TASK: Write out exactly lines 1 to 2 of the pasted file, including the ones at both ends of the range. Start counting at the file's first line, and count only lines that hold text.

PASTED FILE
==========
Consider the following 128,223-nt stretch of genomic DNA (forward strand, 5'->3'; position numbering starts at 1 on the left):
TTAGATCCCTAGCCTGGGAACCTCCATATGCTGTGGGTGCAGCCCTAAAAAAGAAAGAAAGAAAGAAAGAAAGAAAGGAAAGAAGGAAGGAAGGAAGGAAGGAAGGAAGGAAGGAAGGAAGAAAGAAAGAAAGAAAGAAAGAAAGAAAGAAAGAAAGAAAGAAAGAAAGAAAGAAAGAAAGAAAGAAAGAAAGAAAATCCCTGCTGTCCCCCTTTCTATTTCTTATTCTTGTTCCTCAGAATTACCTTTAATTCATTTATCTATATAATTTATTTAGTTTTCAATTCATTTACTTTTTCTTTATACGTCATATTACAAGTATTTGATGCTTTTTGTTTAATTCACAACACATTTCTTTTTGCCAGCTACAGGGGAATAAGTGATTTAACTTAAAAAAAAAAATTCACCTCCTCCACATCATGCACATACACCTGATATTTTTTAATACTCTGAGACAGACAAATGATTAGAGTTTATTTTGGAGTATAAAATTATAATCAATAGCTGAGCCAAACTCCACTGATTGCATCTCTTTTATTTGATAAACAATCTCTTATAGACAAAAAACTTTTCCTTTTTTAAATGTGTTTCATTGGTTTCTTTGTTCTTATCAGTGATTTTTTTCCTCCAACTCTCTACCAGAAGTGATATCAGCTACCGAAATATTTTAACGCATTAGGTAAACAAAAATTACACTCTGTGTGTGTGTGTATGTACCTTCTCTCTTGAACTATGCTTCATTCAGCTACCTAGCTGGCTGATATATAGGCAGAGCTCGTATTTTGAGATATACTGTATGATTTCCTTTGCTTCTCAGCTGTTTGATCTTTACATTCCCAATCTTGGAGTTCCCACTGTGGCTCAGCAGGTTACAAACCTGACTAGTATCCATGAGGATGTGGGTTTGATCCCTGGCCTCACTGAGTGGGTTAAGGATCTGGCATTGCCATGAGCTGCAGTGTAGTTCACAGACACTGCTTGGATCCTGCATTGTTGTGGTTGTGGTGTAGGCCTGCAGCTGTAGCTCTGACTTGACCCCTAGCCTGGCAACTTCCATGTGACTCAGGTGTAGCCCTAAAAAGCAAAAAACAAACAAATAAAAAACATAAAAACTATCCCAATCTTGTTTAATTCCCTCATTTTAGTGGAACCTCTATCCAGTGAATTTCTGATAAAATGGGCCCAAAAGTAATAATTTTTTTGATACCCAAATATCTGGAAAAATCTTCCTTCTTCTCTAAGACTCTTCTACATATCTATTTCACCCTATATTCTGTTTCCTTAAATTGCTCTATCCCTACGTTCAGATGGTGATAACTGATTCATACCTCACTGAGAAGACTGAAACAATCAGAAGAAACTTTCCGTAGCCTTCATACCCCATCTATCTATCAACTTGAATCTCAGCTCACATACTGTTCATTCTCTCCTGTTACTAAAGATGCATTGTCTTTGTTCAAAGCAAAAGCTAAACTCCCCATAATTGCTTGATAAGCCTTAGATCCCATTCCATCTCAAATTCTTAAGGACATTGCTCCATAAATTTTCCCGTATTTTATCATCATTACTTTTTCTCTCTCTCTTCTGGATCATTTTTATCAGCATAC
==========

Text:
Consider the following 128,223-nt stretch of genomic DNA (forward strand, 5'->3'; position numbering starts at 1 on the left):
TTAGATCCCTAGCCTGGGAACCTCCATATGCTGTGGGTGCAGCCCTAAAAAAGAAAGAAAGAAAGAAAGAAAGAAAGGAAAGAAGGAAGGAAGGAAGGAAGGAAGGAAGGAAGGAAGGAAGAAAGAAAGAAAGAAAGAAAGAAAGAAAGAAAGAAAGAAAGAAAGAAAGAAAGAAAGAAAGAAAGAAAGAAAGAAAATCCCTGCTGTCCCCCTTTCTATTTCTTATTCTTGTTCCTCAGAATTACCTTTAATTCATTTATCTATATAATTTATTTAGTTTTCAATTCATTTACTTTTTCTTTATACGTCATATTACAAGTATTTGATGCTTTTTGTTTAATTCACAACACATTTCTTTTTGCCAGCTACAGGGGAATAAGTGATTTAACTTAAAAAAAAAAATTCACCTCCTCCACATCATGCACATACACCTGATATTTTTTAATACTCTGAGACAGACAAATGATTAGAGTTTATTTTGGAGTATAAAATTATAATCAATAGCTGAGCCAAACTCCACTGATTGCATCTCTTTTATTTGATAAACAATCTCTTATAGACAAAAAACTTTTCCTTTTTTAAATGTGTTTCATTGGTTTCTTTGTTCTTATCAGTGATTTTTTTCCTCCAACTCTCTACCAGAAGTGATATCAGCTACCGAAATATTTTAACGCATTAGGTAAACAAAAATTACACTCTGTGTGTGTGTGTATGTACCTTCTCTCTTGAACTATGCTTCATTCAGCTACCTAGCTGGCTGATATATAGGCAGAGCTCGTATTTTGAGATATACTGTATGATTTCCTTTGCTTCTCAGCTGTTTGATCTTTACATTCCCAATCTTGGAGTTCCCACTGTGGCTCAGCAGGTTACAAACCTGACTAGTATCCATGAGGATGTGGGTTTGATCCCTGGCCTCACTGAGTGGGTTAAGGATCTGGCATTGCCATGAGCTGCAGTGTAGTTCACAGACACTGCTTGGATCCTGCATTGTTGTGGTTGTGGTGTAGGCCTGCAGCTGTAGCTCTGACTTGACCCCTAGCCTGGCAACTTCCATGTGACTCAGGTGTAGCCCTAAAAAGCAAAAAACAAACAAATAAAAAACATAAAAACTATCCCAATCTTGTTTAATTCCCTCATTTTAGTGGAACCTCTATCCAGTGAATTTCTGATAAAATGGGCCCAAAAGTAATAATTTTTTTGATACCCAAATATCTGGAAAAATCTTCCTTCTTCTCTAAGACTCTTCTACATATCTATTTCACCCTATATTCTGTTTCCTTAAATTGCTCTATCCCTACGTTCAGATGGTGATAACTGATTCATACCTCACTGAGAAGACTGAAACAATCAGAAGAAACTTTCCGTAGCCTTCATACCCCATCTATCTATCAACTTGAATCTCAGCTCACATACTGTTCATTCTCTCCTGTTACTAAAGATGCATTGTCTTTGTTCAAAGCAAAAGCTAAACTCCCCATAATTGCTTGATAAGCCTTAGATCCCATTCCATCTCAAATTCTTAAGGACATTGCTCCATAAATTTTCCCGTATTTTATCATCATTACTTTTTCTCTCTCTCTTCTGGATCATTTTTATCAGCATAC